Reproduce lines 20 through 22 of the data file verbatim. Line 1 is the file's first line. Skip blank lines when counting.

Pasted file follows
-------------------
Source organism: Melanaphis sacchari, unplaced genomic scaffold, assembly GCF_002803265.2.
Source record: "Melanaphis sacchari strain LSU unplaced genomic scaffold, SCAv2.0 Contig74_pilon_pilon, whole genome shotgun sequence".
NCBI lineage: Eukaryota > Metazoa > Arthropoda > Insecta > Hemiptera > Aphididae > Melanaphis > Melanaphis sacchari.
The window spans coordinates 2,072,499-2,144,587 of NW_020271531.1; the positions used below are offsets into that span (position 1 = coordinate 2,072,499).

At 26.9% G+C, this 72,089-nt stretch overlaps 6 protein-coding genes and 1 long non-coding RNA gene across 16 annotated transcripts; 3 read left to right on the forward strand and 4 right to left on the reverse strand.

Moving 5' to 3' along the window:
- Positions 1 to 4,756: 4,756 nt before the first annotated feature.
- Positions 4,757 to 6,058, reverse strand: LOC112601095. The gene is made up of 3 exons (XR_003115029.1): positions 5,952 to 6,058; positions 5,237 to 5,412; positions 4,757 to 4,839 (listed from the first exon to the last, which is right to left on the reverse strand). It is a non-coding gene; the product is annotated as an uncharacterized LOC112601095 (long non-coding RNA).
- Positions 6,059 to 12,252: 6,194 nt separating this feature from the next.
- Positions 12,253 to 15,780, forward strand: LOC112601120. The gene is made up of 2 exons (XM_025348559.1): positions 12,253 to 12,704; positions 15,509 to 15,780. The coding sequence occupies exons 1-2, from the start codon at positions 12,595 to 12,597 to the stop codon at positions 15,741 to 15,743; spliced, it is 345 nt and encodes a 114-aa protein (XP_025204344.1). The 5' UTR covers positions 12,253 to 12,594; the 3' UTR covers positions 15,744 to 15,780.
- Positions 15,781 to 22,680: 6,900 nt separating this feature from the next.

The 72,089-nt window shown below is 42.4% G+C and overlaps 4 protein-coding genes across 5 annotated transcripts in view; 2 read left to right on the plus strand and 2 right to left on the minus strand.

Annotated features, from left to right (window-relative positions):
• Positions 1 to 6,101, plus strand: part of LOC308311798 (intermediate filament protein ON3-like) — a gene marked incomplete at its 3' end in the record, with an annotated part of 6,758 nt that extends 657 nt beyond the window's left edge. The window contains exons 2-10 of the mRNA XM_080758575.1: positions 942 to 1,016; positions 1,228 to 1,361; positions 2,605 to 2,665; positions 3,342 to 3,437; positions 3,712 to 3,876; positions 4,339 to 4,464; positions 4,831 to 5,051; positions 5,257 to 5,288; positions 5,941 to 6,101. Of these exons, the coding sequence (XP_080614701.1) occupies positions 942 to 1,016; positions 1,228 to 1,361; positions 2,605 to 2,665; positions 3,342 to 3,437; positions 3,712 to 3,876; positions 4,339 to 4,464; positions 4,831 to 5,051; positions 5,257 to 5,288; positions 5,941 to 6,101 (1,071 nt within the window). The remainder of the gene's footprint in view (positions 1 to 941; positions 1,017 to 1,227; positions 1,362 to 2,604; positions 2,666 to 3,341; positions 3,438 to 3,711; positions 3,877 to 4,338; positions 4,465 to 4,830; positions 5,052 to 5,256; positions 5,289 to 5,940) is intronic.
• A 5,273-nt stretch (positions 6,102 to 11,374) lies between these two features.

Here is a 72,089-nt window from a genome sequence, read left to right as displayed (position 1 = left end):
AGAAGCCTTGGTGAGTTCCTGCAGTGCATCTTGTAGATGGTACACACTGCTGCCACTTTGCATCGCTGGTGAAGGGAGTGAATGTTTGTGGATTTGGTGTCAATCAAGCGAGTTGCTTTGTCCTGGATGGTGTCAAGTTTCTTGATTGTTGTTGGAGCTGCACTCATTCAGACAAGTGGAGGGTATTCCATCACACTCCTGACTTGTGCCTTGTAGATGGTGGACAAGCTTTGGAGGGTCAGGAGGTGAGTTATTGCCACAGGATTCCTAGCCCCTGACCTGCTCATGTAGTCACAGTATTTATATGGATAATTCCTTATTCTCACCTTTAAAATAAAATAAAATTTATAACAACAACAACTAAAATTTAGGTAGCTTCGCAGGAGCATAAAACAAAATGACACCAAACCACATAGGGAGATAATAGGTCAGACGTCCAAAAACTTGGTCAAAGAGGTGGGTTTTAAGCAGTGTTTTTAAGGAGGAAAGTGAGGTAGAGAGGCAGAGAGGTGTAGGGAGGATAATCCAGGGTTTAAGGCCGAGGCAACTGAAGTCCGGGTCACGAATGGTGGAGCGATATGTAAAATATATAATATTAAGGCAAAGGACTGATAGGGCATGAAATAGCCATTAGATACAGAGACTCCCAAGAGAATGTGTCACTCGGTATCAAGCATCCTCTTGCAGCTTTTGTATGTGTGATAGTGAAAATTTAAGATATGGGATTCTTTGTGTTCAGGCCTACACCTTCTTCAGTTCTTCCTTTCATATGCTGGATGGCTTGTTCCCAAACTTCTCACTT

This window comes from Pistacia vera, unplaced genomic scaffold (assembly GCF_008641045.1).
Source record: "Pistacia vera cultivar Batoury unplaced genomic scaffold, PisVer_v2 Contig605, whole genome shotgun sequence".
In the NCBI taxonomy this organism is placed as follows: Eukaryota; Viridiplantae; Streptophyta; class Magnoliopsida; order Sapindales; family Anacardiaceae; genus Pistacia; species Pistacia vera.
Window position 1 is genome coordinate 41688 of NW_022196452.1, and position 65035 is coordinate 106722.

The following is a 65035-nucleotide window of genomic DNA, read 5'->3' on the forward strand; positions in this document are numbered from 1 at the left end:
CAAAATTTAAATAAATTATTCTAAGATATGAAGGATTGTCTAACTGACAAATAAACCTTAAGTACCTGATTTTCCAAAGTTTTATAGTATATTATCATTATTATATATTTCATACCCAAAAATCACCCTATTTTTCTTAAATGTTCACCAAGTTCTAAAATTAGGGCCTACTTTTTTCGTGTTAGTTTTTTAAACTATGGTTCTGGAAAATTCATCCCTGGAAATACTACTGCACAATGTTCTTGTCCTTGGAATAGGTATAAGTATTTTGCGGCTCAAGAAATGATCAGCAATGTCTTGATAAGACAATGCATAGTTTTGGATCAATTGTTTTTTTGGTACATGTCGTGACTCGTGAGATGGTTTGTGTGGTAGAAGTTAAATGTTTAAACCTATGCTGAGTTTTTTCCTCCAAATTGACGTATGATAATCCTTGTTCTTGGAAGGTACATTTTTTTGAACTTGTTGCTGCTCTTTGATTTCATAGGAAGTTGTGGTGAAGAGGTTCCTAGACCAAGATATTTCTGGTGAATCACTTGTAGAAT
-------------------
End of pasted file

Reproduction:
In the NCBI taxonomy this organism is placed as follows: Eukaryota; Viridiplantae; Streptophyta; class Magnoliopsida; order Sapindales; family Anacardiaceae; genus Pistacia; species Pistacia vera.
Window position 1 is genome coordinate 41688 of NW_022196452.1, and position 65035 is coordinate 106722.

The following is a 65035-nucleotide window of genomic DNA, read 5'->3' on the forward strand; positions in this document are numbered from 1 at the left end: